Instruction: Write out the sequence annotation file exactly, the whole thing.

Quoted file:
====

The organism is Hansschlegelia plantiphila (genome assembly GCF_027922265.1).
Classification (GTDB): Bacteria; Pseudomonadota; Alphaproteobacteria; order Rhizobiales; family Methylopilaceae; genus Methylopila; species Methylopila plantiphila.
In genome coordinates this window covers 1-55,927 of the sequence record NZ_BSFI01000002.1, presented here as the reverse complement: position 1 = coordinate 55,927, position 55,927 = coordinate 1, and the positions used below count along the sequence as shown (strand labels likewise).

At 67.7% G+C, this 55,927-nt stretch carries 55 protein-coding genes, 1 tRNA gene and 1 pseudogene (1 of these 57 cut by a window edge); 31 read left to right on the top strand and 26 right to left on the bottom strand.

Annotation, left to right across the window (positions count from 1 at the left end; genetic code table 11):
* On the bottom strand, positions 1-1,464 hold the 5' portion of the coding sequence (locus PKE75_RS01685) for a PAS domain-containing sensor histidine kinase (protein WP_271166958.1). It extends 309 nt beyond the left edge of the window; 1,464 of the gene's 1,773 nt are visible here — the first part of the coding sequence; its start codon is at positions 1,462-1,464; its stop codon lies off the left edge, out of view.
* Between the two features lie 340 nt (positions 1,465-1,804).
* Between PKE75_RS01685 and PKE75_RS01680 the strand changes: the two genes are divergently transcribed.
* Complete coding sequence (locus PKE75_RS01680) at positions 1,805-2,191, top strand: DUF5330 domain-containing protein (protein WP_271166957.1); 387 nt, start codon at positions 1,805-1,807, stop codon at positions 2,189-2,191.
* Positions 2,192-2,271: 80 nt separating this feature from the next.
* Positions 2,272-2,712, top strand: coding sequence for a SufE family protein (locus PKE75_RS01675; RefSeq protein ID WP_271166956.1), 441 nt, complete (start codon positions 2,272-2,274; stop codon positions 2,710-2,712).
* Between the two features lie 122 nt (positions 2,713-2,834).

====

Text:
The organism is Hansschlegelia plantiphila (genome assembly GCF_027922265.1).
Classification (GTDB): Bacteria; Pseudomonadota; Alphaproteobacteria; order Rhizobiales; family Methylopilaceae; genus Methylopila; species Methylopila plantiphila.
In genome coordinates this window covers 1-55,927 of the sequence record NZ_BSFI01000002.1, presented here as the reverse complement: position 1 = coordinate 55,927, position 55,927 = coordinate 1, and the positions used below count along the sequence as shown (strand labels likewise).

At 67.7% G+C, this 55,927-nt stretch carries 55 protein-coding genes, 1 tRNA gene and 1 pseudogene (1 of these 57 cut by a window edge); 31 read left to right on the top strand and 26 right to left on the bottom strand.

Annotation, left to right across the window (positions count from 1 at the left end; genetic code table 11):
* On the bottom strand, positions 1-1,464 hold the 5' portion of the coding sequence (locus PKE75_RS01685) for a PAS domain-containing sensor histidine kinase (protein WP_271166958.1). It extends 309 nt beyond the left edge of the window; 1,464 of the gene's 1,773 nt are visible here — the first part of the coding sequence; its start codon is at positions 1,462-1,464; its stop codon lies off the left edge, out of view.
* Between the two features lie 340 nt (positions 1,465-1,804).
* Between PKE75_RS01685 and PKE75_RS01680 the strand changes: the two genes are divergently transcribed.
* Complete coding sequence (locus PKE75_RS01680) at positions 1,805-2,191, top strand: DUF5330 domain-containing protein (protein WP_271166957.1); 387 nt, start codon at positions 1,805-1,807, stop codon at positions 2,189-2,191.
* Positions 2,192-2,271: 80 nt separating this feature from the next.
* Positions 2,272-2,712, top strand: coding sequence for a SufE family protein (locus PKE75_RS01675; RefSeq protein ID WP_271166956.1), 441 nt, complete (start codon positions 2,272-2,274; stop codon positions 2,710-2,712).
* Between the two features lie 122 nt (positions 2,713-2,834).